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The Wisdom of Men

“Your faith should not be in the wisdom of men but in the power of God” (1 Corinthians 2:5)

The world watched as NASA’s Perseverance Rover completed its seven month journey to Mars, entering the Martian atmosphere, descending and successfully landing on 18th February. Perseverance landed in a crater that scientists believe once held a lake, there being evidence of both an inflow and an outflow channel. The Rover is a motorised vehicle intended to travel across the surface of the planet. The purpose of the mission is to explore the planet, seeking for signs of past life. The Rover will collect rock and soil samples as well as testing oxygen production from the Martian atmosphere.

Unmanned missions to Mars are not new, dating as they do back to the Soviet Union’s failed 1971 mission. NASA’s Curiosity Rover mission, which landed in 2012, collected a series of fascinating images of the Red Planet (Here). Perseverance is said to be an upgrade of Curiosity, carrying 19 cameras, microphones and a miniature helicopter, with an on-board camera powered by a solar panel. Ultimately, the mission is said to be a stepping stone towards human exploration of Mars. This NASA plans to achieve by 2033. The world’s richest man, SpaceX founder Elon Musk, has even more ambitious plans, aiming to land humans on Mars by 2026 to establish a small human colony focused on the establishment of manufacturing, food production and power plants. Eventually, Musk intends to establish cities on Mars by transporting 100 people at a time in a reusable starship.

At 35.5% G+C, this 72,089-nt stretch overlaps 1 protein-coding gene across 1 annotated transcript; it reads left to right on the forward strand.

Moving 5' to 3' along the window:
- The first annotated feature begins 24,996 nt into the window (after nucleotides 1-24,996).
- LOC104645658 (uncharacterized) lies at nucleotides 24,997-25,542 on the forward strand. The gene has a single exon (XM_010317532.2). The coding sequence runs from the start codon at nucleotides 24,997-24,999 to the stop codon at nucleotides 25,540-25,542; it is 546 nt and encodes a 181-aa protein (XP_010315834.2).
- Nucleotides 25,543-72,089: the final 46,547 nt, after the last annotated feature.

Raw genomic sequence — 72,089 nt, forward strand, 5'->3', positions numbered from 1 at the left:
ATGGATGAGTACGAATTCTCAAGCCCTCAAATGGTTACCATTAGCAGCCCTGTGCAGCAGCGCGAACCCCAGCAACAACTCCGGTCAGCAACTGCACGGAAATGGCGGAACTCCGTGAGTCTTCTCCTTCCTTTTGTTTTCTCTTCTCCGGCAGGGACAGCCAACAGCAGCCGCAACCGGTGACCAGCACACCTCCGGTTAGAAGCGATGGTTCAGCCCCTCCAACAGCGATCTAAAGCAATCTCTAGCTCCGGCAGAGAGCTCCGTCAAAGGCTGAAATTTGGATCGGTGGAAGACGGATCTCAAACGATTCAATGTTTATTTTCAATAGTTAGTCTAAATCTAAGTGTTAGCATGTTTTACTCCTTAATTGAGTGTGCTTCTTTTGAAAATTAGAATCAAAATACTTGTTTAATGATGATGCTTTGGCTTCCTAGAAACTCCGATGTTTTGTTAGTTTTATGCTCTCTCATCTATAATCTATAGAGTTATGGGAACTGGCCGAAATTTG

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Who am I to Judge?

“Judge not, that you be not judged.” (Matthew 7:1)

In a day and age where the Bible is increasingly dismissed, it is strange to hear so many appealing to Jesus’ words in the Sermon on the Mount. “Judge not, that you be not judged,” is one of the most quoted texts in the whole of the Bible. It is often quoted and misunderstood from within the Church. Likewise, it is frequently cited and misused by those out with the Church.

There are many who have misinterpreted the meaning of these words. For instance, Leo Tolstoy, the Russian novelist, grossly misapplied the verse by stating that Christ is forbidding judgement by law courts, “take no part whatever in the administration of the law.” The common usage within the church today tends to be, “I’m not judging,” or “who am I to judge?” Similarly, out with the church, we are likely to hear “don’t judge me,” or “is that not you judging?” Effectively, when framed as such, the implication is a prohibition against asserting that any specific course of action is wrong, whatever it may be, as that would be “judging someone.” We should never judge, we should never condemn any action, as tolerance is one of the highest of virtues. Is that the correct understanding of these words?

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Books In Brief – The Path of True Godliness